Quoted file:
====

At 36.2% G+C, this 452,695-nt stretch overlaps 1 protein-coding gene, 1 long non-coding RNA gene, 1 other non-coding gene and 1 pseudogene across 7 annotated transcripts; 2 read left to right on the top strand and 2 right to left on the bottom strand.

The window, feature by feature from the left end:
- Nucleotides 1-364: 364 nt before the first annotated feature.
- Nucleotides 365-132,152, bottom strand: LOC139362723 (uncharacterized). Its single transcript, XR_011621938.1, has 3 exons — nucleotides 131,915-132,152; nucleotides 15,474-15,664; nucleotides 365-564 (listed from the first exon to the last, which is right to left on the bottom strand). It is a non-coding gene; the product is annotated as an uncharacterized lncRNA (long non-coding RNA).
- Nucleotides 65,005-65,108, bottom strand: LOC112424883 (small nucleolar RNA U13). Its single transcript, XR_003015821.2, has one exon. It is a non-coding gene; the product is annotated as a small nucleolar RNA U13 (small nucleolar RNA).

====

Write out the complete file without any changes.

At 36.2% G+C, this 452,695-nt stretch overlaps 1 protein-coding gene, 1 long non-coding RNA gene, 1 other non-coding gene and 1 pseudogene across 7 annotated transcripts; 2 read left to right on the top strand and 2 right to left on the bottom strand.

The window, feature by feature from the left end:
- Nucleotides 1-364: 364 nt before the first annotated feature.
- Nucleotides 365-132,152, bottom strand: LOC139362723 (uncharacterized). Its single transcript, XR_011621938.1, has 3 exons — nucleotides 131,915-132,152; nucleotides 15,474-15,664; nucleotides 365-564 (listed from the first exon to the last, which is right to left on the bottom strand). It is a non-coding gene; the product is annotated as an uncharacterized lncRNA (long non-coding RNA).
- Nucleotides 65,005-65,108, bottom strand: LOC112424883 (small nucleolar RNA U13). Its single transcript, XR_003015821.2, has one exon. It is a non-coding gene; the product is annotated as a small nucleolar RNA U13 (small nucleolar RNA).